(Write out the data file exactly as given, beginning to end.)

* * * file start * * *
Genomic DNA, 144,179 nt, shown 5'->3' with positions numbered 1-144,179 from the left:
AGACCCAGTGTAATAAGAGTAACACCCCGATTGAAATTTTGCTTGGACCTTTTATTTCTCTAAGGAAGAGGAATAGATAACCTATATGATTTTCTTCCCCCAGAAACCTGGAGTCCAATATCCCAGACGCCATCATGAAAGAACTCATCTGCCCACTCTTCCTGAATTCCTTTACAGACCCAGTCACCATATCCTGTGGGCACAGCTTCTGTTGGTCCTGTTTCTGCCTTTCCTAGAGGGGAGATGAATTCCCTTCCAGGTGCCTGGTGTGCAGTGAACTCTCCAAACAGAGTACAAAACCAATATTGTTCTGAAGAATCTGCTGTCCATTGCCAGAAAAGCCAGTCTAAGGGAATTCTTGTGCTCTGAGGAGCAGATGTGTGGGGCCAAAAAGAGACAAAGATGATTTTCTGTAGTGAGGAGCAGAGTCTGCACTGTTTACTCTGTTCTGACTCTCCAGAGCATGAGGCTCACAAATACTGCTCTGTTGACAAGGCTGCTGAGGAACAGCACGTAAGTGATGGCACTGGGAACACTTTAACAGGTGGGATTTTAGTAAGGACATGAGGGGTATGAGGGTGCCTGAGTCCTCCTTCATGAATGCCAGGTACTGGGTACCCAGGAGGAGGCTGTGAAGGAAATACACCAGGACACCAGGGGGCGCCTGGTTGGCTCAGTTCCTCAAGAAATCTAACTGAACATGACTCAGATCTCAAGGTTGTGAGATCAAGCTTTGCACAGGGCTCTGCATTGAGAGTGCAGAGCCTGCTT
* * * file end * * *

Genomic DNA, 144,179 nt, shown 5'->3' with positions numbered 1-144,179 from the left:
AGACCCAGTGTAATAAGAGTAACACCCCGATTGAAATTTTGCTTGGACCTTTTATTTCTCTAAGGAAGAGGAATAGATAACCTATATGATTTTCTTCCCCCAGAAACCTGGAGTCCAATATCCCAGACGCCATCATGAAAGAACTCATCTGCCCACTCTTCCTGAATTCCTTTACAGACCCAGTCACCATATCCTGTGGGCACAGCTTCTGTTGGTCCTGTTTCTGCCTTTCCTAGAGGGGAGATGAATTCCCTTCCAGGTGCCTGGTGTGCAGTGAACTCTCCAAACAGAGTACAAAACCAATATTGTTCTGAAGAATCTGCTGTCCATTGCCAGAAAAGCCAGTCTAAGGGAATTCTTGTGCTCTGAGGAGCAGATGTGTGGGGCCAAAAAGAGACAAAGATGATTTTCTGTAGTGAGGAGCAGAGTCTGCACTGTTTACTCTGTTCTGACTCTCCAGAGCATGAGGCTCACAAATACTGCTCTGTTGACAAGGCTGCTGAGGAACAGCACGTAAGTGATGGCACTGGGAACACTTTAACAGGTGGGATTTTAGTAAGGACATGAGGGGTATGAGGGTGCCTGAGTCCTCCTTCATGAATGCCAGGTACTGGGTACCCAGGAGGAGGCTGTGAAGGAAATACACCAGGACACCAGGGGGCGCCTGGTTGGCTCAGTTCCTCAAGAAATCTAACTGAACATGACTCAGATCTCAAGGTTGTGAGATCAAGCTTTGCACAGGGCTCTGCATTGAGAGTGCAGAGCCTGCTT